Bernard Allison – Let It Go | Album Review

Bernard Allison – Let It Go

Ruf Records

CD: 12 Songs, 49:58 Minutes

Styles: Contemporary and Traditional Electric Blues and Blues Rock

Painful admission: When this reviewer saw the title of the aforementioned CD, she popped it into her stereo and fast-forwarded to that track, hoping and praying it wasn’t a cover of the pop hit from Disney’s Frozen. Then she thought, “Bernard Allison would never do that. He’s a legend!” His Let It Go is an original tune and an entire album besides. When blues runs in the blood as thickly and purely as it does between a father and his youngest son, nary a sour note is played. Bernard’s groove persists and embellishes itself throughout twelve tracks: eight of his own, two of Luther’s (“You’re Gonna Need Me” and “Castle,”) and two other covers (“Kiddio” by Brook Benton and Clyde Otis, and “Look Out Mabel” by Melvin London and G.L. Crockett). Perhaps the best part of Bernard’s blues is his vocals, savory as barbecue ribs: hot and tangy, just the thing to warm one’s ears like a full rack of “baby back” warms the stomach. Of course, his guitar is iconic, and it makes a bold appearance in electric, slide, and acoustic varieties. Ruf Records has done it again, providing pristine-quality music from a pristine-quality, traditional blues artist.

“Let It Go was recorded at Bessie Blue Studio in Stantonville, Tennessee, with legendary music producer Jim Gaines,” recalls Allison. “We made the decision to not flood the CD with keyboards or horns, to go back to the true basic rhythm section sound – and to show more mature songwriting.” He adds, “We all just came together as a group to create this album, to show our chemistry as friends and bandmates. My favorite memory was watching the faces of everyone involved in the session. Everyone came to lay it down and gave 110%.”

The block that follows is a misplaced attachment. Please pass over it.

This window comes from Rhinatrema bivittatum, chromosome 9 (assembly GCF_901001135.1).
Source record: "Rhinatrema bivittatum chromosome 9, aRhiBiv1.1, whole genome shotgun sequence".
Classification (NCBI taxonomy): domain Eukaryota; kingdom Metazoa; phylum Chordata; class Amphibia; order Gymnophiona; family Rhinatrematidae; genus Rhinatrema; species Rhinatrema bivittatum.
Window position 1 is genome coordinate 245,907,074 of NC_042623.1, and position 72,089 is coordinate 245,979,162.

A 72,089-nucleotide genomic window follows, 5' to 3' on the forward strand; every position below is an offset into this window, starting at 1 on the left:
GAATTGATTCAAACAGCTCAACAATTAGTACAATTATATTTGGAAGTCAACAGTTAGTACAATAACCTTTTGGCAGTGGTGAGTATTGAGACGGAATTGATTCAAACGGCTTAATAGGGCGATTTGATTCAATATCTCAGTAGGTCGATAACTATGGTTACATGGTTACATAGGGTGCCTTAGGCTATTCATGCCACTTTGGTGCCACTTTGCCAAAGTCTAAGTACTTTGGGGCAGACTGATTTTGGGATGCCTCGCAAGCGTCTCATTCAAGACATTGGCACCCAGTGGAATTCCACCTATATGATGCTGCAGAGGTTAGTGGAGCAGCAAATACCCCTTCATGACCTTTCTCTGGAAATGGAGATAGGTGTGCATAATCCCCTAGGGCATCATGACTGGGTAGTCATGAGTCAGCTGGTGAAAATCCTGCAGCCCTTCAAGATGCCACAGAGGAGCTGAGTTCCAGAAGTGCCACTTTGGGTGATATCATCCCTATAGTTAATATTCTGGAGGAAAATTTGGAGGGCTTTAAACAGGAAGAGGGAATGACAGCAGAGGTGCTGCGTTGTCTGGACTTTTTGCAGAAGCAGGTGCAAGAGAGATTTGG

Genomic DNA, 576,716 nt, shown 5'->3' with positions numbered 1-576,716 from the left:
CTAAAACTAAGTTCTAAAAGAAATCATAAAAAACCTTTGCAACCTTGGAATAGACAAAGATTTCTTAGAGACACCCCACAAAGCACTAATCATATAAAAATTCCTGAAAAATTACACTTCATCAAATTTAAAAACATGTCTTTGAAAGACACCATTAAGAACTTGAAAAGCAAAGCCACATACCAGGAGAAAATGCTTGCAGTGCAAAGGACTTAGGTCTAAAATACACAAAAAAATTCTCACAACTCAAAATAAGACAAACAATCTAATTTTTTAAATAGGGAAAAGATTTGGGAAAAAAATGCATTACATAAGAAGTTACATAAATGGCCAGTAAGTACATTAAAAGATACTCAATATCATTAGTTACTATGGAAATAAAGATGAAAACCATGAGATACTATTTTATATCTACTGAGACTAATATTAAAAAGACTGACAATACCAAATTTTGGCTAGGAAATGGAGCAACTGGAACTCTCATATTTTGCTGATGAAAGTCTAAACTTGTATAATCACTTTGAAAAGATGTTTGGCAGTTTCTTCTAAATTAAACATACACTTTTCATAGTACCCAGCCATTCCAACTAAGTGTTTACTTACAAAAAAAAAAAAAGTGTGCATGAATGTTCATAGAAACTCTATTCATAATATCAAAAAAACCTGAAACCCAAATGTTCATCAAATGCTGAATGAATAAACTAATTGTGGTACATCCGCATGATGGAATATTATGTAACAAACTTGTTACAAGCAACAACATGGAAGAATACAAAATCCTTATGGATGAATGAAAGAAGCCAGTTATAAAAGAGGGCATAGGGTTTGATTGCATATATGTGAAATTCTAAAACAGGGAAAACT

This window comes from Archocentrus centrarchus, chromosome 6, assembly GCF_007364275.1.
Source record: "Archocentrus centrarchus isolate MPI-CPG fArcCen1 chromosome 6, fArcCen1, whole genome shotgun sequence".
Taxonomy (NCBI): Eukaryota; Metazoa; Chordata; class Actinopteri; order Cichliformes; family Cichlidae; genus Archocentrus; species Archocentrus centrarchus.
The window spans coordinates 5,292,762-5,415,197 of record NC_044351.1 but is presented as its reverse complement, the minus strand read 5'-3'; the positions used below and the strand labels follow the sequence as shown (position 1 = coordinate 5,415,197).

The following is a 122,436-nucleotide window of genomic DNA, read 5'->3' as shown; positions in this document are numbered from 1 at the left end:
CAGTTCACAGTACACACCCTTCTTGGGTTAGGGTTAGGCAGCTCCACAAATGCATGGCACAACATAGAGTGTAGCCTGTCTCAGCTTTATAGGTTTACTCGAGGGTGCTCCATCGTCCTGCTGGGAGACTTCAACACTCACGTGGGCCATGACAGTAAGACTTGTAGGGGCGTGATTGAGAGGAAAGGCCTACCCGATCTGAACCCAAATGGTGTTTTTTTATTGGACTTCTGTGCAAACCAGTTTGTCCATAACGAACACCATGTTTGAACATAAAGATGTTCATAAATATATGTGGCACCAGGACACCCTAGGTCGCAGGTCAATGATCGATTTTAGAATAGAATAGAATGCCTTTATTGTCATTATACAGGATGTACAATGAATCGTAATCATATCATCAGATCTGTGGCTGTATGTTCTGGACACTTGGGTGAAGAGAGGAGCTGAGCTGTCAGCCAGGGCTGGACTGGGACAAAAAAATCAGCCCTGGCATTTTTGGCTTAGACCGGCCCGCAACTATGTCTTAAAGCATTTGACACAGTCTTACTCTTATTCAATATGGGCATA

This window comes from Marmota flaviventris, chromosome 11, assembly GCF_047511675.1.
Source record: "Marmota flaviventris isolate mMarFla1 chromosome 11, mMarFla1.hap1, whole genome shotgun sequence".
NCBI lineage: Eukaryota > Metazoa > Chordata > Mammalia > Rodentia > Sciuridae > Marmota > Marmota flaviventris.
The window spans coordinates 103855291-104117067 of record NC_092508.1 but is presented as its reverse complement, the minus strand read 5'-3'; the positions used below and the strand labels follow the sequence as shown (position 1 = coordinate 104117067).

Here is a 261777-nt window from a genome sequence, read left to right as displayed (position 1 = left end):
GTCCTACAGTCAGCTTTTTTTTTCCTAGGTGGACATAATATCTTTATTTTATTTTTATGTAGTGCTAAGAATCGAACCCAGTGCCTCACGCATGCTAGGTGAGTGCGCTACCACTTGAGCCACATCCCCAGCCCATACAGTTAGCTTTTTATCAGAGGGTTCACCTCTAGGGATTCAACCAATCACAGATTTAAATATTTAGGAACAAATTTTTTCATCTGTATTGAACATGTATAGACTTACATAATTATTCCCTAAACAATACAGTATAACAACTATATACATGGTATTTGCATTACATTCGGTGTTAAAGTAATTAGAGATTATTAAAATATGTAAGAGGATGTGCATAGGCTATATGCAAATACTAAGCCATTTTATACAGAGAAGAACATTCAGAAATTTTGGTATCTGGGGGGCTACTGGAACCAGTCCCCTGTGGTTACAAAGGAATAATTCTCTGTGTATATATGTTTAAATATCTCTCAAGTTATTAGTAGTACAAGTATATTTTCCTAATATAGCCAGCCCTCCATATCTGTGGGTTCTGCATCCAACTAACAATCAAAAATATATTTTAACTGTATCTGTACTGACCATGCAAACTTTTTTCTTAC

Along with Bernard on lead vocals, slide guitar, lead guitar, talk, B3 and acoustic guitars are John T. McGhee on rhythm guitar, Jose Ned James on sax for “Kiddio,” George Moye on bass guitar, and Mario Dawson on drums, finger snaps, tambourine, and background vocals for “Leave Your Ego.”

The following three songs are diamonds in the midst of a twelve-gem tennis bracelet.

Track 01: “Cruisin’ for a Bluesin’” – Periodically, touring artists wax poetic about life on the road – the routine, the ins and outs of performing, and in the end, the perennial payoff. “Well, I wake up every morning, just about the break of day. One more cup of coffee, and then I get on my way…We’re cruisin’ for a bluesin’. We don’t know any other way.” Would that we all could be so lucky! Laid-back and good-humored, this opener should find its way onto Sirius XM’s playlists, if it hasn’t already.

Track 06: “Kiddio” – Winning my Best Instrumentation award is “Kiddio,” an endearingly sexy cover featuring sultry sax and lyrics that’ll melt a glacier. Also top-notch is George Moye’s bassline. Tap your toes and snap your fingers along with Mario Dawson, and croon along with Bernard as he sings, “I want you, baby. Don’t you say no. Make me feel good, kiddio.” Reminiscent of Steve Miller and Marvin Gaye, it’s a touch of jazz amid the blues.

Track 12: “Castle” – A gorgeous tribute to Allison’s late father, Luther, “Castle” will tug at one’s heartstrings and make one play along on acoustic guitar strings. It’s a melancholy ballad that fits perfectly as a closer, midway between blues and straight romantic serenade.

Are late-winter doldrums getting you down? Let It Go with the magnificent Bernard Allison!

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